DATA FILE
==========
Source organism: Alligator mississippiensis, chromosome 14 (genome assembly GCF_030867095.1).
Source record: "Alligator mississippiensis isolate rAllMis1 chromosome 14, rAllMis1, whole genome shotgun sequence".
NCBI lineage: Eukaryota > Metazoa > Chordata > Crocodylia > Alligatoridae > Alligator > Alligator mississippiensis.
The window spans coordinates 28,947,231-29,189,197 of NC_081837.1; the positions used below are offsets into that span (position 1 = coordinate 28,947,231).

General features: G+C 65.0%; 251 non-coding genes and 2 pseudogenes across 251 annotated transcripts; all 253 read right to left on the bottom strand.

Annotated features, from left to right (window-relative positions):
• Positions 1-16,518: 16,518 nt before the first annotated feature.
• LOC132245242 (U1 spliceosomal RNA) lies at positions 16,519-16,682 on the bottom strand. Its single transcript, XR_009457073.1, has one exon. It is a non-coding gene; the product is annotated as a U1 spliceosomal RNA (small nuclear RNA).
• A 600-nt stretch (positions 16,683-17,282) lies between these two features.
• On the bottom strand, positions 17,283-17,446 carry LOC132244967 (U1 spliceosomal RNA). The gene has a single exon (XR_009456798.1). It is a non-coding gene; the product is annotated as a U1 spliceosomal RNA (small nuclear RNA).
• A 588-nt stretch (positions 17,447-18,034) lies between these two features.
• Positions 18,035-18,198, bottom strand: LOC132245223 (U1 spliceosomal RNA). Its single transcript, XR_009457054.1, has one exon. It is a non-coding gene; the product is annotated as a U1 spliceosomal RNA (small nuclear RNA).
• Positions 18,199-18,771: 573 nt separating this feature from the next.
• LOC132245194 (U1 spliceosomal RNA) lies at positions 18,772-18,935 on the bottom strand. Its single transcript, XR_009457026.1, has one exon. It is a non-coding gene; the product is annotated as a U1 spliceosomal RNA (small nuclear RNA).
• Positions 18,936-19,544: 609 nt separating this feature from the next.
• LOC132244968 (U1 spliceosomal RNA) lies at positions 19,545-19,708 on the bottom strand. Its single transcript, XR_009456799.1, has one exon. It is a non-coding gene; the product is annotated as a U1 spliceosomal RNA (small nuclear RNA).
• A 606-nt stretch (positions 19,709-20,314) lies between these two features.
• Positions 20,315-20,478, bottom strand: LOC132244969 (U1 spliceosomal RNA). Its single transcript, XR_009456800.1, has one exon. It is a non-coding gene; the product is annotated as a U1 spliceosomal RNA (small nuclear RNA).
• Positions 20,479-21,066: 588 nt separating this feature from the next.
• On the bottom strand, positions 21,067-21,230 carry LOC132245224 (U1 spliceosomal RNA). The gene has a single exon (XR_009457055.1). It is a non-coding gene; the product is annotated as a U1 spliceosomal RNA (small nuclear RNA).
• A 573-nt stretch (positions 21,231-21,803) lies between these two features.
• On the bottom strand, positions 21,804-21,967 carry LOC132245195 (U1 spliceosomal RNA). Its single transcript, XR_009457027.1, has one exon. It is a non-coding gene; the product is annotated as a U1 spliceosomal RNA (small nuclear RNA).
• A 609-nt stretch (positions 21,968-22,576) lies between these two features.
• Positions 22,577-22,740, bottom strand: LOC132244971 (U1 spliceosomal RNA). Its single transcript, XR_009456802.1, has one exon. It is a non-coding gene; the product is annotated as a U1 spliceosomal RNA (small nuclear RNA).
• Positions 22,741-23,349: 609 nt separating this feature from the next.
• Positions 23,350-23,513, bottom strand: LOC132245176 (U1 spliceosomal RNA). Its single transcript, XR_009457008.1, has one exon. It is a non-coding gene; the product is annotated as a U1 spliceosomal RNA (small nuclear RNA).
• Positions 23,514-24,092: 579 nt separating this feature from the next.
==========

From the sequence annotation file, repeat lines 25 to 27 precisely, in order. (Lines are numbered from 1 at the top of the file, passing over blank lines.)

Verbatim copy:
• Positions 22,741-23,349: 609 nt separating this feature from the next.
• Positions 23,350-23,513, bottom strand: LOC132245176 (U1 spliceosomal RNA). Its single transcript, XR_009457008.1, has one exon. It is a non-coding gene; the product is annotated as a U1 spliceosomal RNA (small nuclear RNA).
• Positions 23,514-24,092: 579 nt separating this feature from the next.